Minnesota’s new Cyber Range is like a ‘flight simulator for cyberattacks’
Minnesota’s Metropolitan State University opened its new MN Cyber Range this month, offering cybersecurity certifications and a first-of-its-kind system in the state described as “a flight simulator for cyber attacks.”
The cyber range, which officially opened on May 16, is located on the Metropolitan State University’s campus in St. Paul, and is the result of a public-private partnership between the university, the Minnesota State IT Center of Excellence, and Israel-based aerospace and defense company Elbit Systems Ltd. Officials say the university contributed $50,000 to the project and its joint venture partner is contributing equipment, working space, and staff.
“We’ve recognized that there are significant gaps in the cybersecurity workforce in Minnesota, and across the country,” said Kyle Swanson, Dean of College of Sciences at Metropolitan State University and executive sponsor of MN Cyber, “so we want to help bridge the gap.”
There are more than 5,000 unfilled cybersecurity jobs in the Minneapolis-St. Paul area. Swanson estimates that there are as many as ten job openings per qualified candidate. Nationally, the cybersecurity workforce shortage is expected to reach 1.5 million unfilled position by 2019, according to the Center for Cyber Safety and Education.
University officials and their private partners say they hope that the Cyber Range will help to position Minnesota as a national leader in cybersecurity. Within the range is a training and simulation platform, known as Cyberbit, that uses past cyberattacks to train users. The $2 million computer network and software is “like a flight simulator for cyber attacks,” and trains professionals rapid response techniques for handling cyber emergencies.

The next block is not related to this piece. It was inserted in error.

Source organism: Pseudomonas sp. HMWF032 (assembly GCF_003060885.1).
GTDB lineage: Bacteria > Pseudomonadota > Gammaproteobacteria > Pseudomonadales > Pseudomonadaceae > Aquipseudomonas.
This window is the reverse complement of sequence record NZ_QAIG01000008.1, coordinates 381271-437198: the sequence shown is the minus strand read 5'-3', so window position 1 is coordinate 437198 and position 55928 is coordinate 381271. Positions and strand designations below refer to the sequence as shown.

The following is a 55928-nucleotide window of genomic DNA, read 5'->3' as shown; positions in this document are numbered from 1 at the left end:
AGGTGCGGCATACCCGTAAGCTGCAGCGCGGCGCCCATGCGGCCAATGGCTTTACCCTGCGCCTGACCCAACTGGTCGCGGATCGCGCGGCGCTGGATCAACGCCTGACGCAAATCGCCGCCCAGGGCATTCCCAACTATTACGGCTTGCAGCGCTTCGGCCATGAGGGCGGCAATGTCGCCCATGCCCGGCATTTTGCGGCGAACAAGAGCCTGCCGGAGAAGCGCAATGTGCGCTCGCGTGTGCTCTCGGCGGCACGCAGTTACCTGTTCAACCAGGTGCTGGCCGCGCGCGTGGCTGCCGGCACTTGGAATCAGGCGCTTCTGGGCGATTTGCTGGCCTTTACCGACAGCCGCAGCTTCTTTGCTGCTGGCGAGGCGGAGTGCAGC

“Let’s say someone in your company clicks on a phishing email and accidentally initiates a ransomware attack,” said Swanson, “This simulator is going to teach people what to do.”
The Cyber Range program isn’t just for those already in the cybersecurity field, though. Also offered is the Cyber Academy, a program designed for people who have traditionally not gone into cybersecurity, like veterans and working class people, but also professionals who want to reorient their careers.
“We have roughly 90 veterans and underserved people in the academy training program right now,” said Swanson. Another cohort will begin training in early September. Those who complete the program will receive a certification from Metropolitan State University.
A third program under the MN Cyber Range umbrella is called Cyber Pathways, which is focused on building a unified cybersecurity curriculum across the University of Minnesota system, and involving school children in K-12 in cybersecurity programs and classes.
“It is the skilled workers who make the difference in protecting sensitive information. Ongoing training is the only solution that boosts agile response to powerful adversaries, who will always challenge organizations in a constantly evolving cybersecurity world,” said MN Cyber Executive Director Faisal Kaleem at the range’s opening ceremony.